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by Jay Gallagher

Thursday, March 11, 2010

Reform groups hope to flex their muscles

The League is joining with other reform groups to stage what they hope will be a dramatic showing of how much citizens want change at the state Capitol.
"New Yorkers are fed up,'' a statement from the groups said today. "Scandals have driven from office Gov. Spitzer, Comptroller Hevesi, Senate Majority Leader Bruno and a growing number of state legislators. Some elected officials - including Gov. Paterson - are currently under investigation. Many of these abuses of power were rooted in the absence of effective and independent ethics and fiscal watchdogs, tough ethics laws and adequate transparency in government.''
The groups plan to descend on the Capitol on May 5 to put pressure on elected officials and candidates in this year's elections "to pledge to enact meaningful reforms.''
The agenda:
- Ensure that ethic, lobbying and campaign-finance watchdogs are independent and powerful.
- End the practice of legislators drawing their own district lines.
- Provide fairness in allocating legislative resources, including distributions of "member items."
- Reform the legislature's rules to increase transparency, accountability, and public input.
- Ban the personal use of campaign contributions.
- Eliminate obsolete public authorities.
- Establish an independent fiscal watchdog.
- Open up the government's budget books and put them on-line.
- End "pay to play" for lobbyists and seekers - and receivers - of government contracts.
- Require the public disclosure of "independent" campaign contributions and close loopholes.
- Bolster the role of small donors in the campaign-finance system.
- Restrict transfers from parties and legislative political committees to individual candidates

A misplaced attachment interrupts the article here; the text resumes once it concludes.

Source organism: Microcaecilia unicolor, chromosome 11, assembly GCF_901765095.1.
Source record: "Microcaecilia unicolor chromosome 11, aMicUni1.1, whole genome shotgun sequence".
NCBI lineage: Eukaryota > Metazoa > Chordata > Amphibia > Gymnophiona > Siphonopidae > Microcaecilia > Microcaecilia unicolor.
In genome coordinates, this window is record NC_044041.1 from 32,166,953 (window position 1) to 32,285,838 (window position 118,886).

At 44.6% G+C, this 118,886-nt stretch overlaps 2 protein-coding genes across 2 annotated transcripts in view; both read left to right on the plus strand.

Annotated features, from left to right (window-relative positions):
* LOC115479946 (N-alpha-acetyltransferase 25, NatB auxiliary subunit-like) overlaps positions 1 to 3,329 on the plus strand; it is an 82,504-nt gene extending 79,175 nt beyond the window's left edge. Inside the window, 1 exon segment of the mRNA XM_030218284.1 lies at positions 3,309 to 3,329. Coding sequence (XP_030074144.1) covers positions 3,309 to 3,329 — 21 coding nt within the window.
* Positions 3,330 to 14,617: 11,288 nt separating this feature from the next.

- Dramatically reduce the allowable size of campaign contributions.
"We want elected officials and those who are seeking office to put themselves on the line in terms of spelling out that they intend to do,'' said League legislative director Barbara Bartoletti.
The League backed a reform bill that passed the Legislature earlier this year that would have toughened campaign-finance enforcement and for the first time require lawmakers to disclose ranges of income from outside business dealings. Lobbyists would also have had to disclose any payments to legislators.
But Paterson said the bill didn't do far enough and vetoed it. Supporters couldn't get enough votes in the Senate to override the veto.
State government has been struck by an unprecedented series of scandals over the last three years, starting with Hevesi's admission that he used public workers to chauffeur his wife around and tend to her other needs. Spitzer quit two years ago tomorrow after admitting being the client of a prostitution ring and Bruno was convicted last fall of taking money from interest groups trying to influence state government.
Paterson is now being probed over his alleged involvement in an effort to get a victim of domestic violence from pressing a case against a top gubernatorial aide, and also over whether he lied under oath about how he got tickets to last year's World Series.
Groups joining with the League in the effort pushing for reform are the New York Public Interest Research Group, Common Cause New York, the Brennan Center for Justice and Citizens Union of the City of New York.
League members interested in attending the May 5 event should contact the state office at (518) 465-4162 about available bus transportation.

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